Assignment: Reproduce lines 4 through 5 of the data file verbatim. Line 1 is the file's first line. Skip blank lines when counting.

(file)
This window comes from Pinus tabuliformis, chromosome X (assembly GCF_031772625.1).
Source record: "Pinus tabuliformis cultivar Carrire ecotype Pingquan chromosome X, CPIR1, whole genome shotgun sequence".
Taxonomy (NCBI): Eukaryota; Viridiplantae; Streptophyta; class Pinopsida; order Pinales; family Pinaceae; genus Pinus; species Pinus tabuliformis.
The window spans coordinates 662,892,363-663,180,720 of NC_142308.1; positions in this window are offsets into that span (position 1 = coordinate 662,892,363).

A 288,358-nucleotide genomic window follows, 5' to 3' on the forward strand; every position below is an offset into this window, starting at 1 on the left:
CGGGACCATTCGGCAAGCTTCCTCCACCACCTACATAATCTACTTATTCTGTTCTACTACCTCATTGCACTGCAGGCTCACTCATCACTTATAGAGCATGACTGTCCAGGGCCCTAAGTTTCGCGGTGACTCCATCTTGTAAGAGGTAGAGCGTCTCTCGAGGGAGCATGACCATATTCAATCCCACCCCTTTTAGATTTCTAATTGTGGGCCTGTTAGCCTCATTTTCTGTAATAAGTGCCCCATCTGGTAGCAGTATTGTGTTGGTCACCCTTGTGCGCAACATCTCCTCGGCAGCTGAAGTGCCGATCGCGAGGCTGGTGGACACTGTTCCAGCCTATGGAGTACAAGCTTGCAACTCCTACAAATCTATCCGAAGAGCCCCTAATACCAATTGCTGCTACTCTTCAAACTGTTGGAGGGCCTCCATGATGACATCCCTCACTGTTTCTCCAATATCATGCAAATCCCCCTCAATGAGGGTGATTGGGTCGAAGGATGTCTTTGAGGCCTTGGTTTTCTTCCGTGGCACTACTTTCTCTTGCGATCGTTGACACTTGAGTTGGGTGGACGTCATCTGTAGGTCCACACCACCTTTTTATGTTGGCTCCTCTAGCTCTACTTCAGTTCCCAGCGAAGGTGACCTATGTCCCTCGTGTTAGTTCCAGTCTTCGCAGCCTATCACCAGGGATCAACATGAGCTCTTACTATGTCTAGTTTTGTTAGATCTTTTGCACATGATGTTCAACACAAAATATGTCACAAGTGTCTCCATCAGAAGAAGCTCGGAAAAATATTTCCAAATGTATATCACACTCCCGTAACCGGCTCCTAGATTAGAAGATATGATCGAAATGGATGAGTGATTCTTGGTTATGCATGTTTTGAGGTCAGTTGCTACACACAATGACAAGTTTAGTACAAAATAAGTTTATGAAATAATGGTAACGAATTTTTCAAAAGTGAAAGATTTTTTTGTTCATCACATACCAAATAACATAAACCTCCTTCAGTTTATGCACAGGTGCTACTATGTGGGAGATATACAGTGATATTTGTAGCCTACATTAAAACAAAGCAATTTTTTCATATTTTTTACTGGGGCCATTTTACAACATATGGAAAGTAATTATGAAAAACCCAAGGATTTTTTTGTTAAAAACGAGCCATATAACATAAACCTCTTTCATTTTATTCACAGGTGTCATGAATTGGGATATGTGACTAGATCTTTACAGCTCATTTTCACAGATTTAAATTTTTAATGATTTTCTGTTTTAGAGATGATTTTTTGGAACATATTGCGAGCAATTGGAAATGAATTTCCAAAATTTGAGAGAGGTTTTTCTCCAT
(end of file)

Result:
The window spans coordinates 662,892,363-663,180,720 of NC_142308.1; positions in this window are offsets into that span (position 1 = coordinate 662,892,363).

A 288,358-nucleotide genomic window follows, 5' to 3' on the forward strand; every position below is an offset into this window, starting at 1 on the left: